Was Richard Jefferson’s deal prearranged?

Oct 14, 2008 - Guangzhou, Guangdong, China - RICHARD JEFFERSON of NBA's Milwaukee Bucks attends a training session at the Guangzhou Gymnasium in Guangzhou. NBA China Games 2008, featuring the opening game between Golden State Warriors and Milwaukee Bucks, will tip off in Guangzhou on Oct. 15 Photo via Newscom

John Hollinger breaks down the financial impact of Richard Jefferson’s decision to opt out and his resulting contract with the Spurs. Skip to the bolded text if you’re not interested in the nuts and bolts.

On the other hand, they got under the tax solely because Richard Jefferson opted out of a final year on his deal that would have paid him $15 million. This one raised eyebrows in front offices around the league, many of which suspected that there was a prearranged deal between the two parties.

This isn’t an outlandish premise, given that:

• Jefferson told reporters in April that it might be worth it to opt out if he could get a four-year, $40 million deal (he said it right here on April 11).

• That’s almost to the dollar the deal he received in July.

• Doing so got the Spurs out of the luxury tax and allowed them to sign Splitter at a discount.

• There didn’t appear to be any kind of serious bid from another team to drive up Jefferson’s price.

That said, we have no smoking gun that there was any kind of prearranged deal between the Spurs and Jefferson. We don’t even have a smokeless gun. All we have is the circumstantial evidence above, as well as two other pieces of information:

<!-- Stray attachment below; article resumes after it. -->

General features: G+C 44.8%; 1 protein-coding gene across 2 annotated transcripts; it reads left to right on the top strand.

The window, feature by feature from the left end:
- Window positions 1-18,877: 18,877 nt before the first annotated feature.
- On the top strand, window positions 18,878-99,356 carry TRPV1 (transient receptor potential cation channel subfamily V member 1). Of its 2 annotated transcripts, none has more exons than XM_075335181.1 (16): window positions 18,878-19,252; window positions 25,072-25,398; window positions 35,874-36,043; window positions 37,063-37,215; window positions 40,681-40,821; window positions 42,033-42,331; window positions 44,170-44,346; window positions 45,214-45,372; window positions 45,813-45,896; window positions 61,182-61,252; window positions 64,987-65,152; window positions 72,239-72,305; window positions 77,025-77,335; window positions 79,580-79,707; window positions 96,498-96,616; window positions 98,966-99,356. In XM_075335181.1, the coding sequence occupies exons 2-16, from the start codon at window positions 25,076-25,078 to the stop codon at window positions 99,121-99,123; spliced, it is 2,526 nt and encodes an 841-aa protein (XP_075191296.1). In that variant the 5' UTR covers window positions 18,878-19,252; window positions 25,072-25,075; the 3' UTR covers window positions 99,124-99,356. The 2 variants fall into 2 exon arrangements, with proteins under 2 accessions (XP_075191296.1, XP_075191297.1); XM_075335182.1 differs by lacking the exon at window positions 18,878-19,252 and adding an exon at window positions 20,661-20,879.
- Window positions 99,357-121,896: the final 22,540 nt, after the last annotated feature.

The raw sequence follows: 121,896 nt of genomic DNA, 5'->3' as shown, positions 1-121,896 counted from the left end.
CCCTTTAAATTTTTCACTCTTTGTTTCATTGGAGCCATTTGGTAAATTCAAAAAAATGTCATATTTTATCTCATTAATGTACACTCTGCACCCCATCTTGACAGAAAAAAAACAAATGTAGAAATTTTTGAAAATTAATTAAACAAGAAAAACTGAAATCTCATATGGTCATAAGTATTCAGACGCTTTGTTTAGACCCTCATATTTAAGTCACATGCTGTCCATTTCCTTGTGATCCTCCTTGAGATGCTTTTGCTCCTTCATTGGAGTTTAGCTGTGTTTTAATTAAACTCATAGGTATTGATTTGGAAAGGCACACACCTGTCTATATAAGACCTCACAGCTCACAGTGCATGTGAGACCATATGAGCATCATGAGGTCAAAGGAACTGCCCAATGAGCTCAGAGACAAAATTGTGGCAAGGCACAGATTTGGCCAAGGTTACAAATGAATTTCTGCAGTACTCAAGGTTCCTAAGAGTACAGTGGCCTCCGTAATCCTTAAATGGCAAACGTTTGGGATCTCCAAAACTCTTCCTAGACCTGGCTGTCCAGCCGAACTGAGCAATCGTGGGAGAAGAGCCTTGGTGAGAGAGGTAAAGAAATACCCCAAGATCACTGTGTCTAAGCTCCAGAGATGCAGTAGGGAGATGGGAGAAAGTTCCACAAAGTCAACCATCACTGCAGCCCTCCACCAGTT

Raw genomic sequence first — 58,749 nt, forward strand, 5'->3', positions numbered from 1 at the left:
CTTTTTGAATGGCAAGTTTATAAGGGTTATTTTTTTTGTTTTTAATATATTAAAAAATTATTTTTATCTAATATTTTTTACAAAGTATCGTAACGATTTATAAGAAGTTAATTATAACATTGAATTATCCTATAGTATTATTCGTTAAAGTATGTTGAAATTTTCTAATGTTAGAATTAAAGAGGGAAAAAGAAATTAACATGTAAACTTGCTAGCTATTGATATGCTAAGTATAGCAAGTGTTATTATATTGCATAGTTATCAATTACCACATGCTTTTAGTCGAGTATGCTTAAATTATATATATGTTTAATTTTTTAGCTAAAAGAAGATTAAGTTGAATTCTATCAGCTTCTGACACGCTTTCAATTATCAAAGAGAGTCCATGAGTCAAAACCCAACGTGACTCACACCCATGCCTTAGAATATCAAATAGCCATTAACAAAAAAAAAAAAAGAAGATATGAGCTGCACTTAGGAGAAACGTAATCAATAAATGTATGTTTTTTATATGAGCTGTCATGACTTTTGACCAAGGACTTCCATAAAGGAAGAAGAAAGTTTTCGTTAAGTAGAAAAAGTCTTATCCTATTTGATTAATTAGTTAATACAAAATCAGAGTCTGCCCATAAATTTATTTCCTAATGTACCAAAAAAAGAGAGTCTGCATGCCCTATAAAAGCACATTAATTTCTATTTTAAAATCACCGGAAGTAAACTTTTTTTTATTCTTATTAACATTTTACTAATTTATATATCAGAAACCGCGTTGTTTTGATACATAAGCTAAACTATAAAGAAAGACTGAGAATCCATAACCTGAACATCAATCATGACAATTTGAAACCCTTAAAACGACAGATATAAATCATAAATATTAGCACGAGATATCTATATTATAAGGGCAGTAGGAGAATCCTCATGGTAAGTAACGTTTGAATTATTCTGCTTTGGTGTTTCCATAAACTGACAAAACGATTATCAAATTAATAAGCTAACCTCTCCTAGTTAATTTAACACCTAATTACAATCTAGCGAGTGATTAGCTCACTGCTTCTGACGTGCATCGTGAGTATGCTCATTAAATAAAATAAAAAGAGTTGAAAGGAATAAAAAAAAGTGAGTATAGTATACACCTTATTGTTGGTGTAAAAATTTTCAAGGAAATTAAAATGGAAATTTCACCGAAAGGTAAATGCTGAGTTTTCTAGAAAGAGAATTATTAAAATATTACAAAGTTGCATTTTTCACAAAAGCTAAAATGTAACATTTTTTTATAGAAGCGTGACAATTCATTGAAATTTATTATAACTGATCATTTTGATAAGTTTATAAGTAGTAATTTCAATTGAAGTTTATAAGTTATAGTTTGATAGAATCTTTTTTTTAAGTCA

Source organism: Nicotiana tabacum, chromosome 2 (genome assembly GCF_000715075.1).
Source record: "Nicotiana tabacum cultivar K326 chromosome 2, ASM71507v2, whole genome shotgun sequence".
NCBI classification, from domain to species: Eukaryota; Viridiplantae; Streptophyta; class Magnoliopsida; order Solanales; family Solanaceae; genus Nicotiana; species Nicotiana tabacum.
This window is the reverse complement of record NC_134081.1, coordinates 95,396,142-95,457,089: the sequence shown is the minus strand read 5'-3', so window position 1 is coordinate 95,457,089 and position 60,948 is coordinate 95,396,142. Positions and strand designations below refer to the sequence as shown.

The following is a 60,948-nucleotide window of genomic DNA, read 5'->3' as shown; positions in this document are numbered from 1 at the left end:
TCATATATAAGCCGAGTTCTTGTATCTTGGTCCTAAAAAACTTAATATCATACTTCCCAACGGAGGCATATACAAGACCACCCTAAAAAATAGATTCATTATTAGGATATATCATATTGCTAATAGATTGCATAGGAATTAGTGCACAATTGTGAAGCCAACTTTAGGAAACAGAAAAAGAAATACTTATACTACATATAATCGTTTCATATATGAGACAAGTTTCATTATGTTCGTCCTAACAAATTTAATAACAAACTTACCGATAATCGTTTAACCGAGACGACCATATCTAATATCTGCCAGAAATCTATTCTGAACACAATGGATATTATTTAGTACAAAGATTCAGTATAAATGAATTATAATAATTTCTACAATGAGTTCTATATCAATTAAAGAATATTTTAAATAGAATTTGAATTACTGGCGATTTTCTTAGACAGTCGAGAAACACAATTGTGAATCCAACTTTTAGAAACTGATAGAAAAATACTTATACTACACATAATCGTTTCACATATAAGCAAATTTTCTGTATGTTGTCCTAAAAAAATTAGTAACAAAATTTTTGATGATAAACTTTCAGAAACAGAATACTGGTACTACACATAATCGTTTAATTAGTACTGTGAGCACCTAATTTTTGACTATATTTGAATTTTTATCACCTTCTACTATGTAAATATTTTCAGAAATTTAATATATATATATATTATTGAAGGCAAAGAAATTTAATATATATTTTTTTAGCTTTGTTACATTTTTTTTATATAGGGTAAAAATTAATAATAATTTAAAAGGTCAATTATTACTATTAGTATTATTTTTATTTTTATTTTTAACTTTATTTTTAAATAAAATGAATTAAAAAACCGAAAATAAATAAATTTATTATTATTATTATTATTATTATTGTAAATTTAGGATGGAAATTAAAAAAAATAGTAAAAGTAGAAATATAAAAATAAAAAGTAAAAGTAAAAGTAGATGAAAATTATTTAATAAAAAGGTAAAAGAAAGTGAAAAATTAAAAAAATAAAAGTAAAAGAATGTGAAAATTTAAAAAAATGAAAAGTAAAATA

1. The Spurs don’t sign bad contracts.

2. This is the worst contract of the summer.

Seriously, four years and $39 million for Richard Jefferson? Did Isiah Thomas take over the franchise and not tell anybody? Wings who depend on athleticism have a rough time in their late 20s and early 30s; Jefferson just turned 30. He wasn’t a $10 million per year player two years ago, and sure as heck isn’t going to be one two years down the road.

Follow the money, however. Jefferson’s opt-out and lower-salaried return means the Spurs will save about $17 million in salary, luxury tax and tax distributions this year (if one presumes Splitter was coming regardless). Jefferson’s new deal cost $31 million after this season, which is all we care about since the Spurs were paying him in 2010-11 either way. Subtract $17 million from $31 million and you end up with Jefferson’s deal as a three-year, $14 million extension, which seems eminently reasonable … if you were going to prearrange such a thing.

In other words, it was in the Spurs’ benefit for Jefferson to opt out and sign a longer deal at a lower average salary due to the cost savings this season. That savings put the Spurs under the cap and allowed them to sign Tiago Splitter, which Hollinger calls the best contract of the summer.


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